6 Life-Changing Strategies to Boost Mood, Build Resilience and Increase Happiness while working in the fashion industry
6. Find purpose and meaning in life
Everyone derives meaning and purpose in different ways that involve doing things that benefit others, as well as yourself. You may think of it as a way to feel needed, feel good about yourself, a purpose that drives you on, or directly a reason to get out of bed in the morning. In biological terms, finding meaning and purpose is essential to brain health as it can help generate new cells and create new neural pathways in the brain. It can also strengthen your immune system, alleviate pain, relieve stress, and keep you motivated to pursue the other steps to better mental and emotional health. However, you derive meaning and purpose in life; it’s essential to do those things every day.
What gives you meaning and purpose?
Engaging work that gives meaning to yourself and others. Do things that challenge your creativity and make you feel productive, whether or not you get paid for it—things like gardening, drawing, writing, playing an instrument, or building something in your workshop.
Relationships. Spending quality time where you give yourself to people who matter to you, whether they're friends, grandkids, or elderly relatives, can support your health and theirs—and provide a sense of purpose.
Caring for a pet. Yes, pets are a responsibility, but caring for one makes you feel needed and loved. There's no love entirely as unconditional as the love a pet can give. Animals can also get you out of the house for exercise and expose you to new people and places.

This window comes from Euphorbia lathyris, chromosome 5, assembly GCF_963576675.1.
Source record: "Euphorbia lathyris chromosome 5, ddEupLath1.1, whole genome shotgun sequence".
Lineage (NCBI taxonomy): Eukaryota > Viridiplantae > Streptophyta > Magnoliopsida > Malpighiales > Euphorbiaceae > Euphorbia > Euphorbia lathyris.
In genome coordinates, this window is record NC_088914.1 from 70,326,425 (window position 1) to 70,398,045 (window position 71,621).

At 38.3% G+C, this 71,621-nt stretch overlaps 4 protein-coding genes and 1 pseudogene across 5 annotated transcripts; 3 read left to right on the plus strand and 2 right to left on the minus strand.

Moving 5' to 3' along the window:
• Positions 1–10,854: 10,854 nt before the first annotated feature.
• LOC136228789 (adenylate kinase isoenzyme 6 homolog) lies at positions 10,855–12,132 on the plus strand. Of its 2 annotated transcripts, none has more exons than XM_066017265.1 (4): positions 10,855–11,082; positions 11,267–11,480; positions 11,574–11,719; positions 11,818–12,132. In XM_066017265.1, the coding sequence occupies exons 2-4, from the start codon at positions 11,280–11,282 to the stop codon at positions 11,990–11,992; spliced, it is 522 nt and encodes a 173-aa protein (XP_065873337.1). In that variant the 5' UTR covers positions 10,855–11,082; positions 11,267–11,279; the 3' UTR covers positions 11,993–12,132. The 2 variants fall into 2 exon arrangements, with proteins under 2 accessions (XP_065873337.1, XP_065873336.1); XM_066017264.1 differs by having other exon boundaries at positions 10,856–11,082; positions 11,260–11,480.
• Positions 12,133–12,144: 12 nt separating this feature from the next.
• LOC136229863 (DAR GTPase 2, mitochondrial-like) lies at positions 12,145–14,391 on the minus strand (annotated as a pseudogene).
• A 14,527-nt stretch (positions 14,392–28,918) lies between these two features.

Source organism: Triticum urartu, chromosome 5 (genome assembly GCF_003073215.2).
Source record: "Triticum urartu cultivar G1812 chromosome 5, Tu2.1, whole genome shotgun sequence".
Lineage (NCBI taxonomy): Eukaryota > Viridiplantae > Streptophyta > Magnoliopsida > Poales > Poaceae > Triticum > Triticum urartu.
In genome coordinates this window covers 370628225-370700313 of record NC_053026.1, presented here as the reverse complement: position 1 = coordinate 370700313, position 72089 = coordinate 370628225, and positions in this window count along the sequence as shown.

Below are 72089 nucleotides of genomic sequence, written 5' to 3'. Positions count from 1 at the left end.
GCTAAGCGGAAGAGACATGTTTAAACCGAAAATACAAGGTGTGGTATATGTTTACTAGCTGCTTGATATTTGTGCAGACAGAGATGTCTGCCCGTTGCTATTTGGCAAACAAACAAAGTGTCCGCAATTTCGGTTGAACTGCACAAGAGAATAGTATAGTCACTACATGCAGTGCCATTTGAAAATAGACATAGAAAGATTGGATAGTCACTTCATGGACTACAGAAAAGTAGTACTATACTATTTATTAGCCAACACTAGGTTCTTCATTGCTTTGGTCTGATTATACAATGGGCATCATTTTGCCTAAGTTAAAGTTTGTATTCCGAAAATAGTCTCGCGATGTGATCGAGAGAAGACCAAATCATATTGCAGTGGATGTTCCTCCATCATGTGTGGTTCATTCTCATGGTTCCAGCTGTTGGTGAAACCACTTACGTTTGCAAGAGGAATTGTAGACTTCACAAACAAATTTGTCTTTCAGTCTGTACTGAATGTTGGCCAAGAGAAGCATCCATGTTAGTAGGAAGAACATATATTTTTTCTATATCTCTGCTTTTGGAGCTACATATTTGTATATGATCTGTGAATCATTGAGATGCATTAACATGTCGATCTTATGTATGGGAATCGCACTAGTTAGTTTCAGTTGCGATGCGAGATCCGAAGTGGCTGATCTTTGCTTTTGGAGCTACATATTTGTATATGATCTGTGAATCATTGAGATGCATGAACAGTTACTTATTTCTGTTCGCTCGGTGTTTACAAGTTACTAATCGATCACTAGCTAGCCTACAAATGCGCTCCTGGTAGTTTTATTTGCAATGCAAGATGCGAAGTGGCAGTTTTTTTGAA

Volunteering. Just as we're hard-wired to be social, we're also hard-wired to give to others. The meaning and purpose derived from helping others or the community can enrich and expand your life—and make you happier. There's no limit to the individual and group volunteer opportunities you can explore. Schools, churches, nonprofits, and charitable organisations of all sorts depend on volunteers for their survival.
Caregiving. Taking care of an ageing parent, a disabled spouse, or a child with a physical or mental illness is an act of kindness, love, and loyalty—and can be as rewarding and meaningful as it is challenging.
When to seek professional help
If you've made consistent efforts to improve your mental and emotional health and still aren’t functioning optimally at home, work, and in your relationships, it may be time to seek professional help. Following these self-help steps will always be beneficial, though. In fact, input from a caring professional can often help to motivate us to do more for ourselves that we’re able to do alone.
Take action, connect and speak up!
Authors: Melinda Smith, M.A., Robert Segal, M.A., Lawrence Robinson and Jeanne Segal, PhD.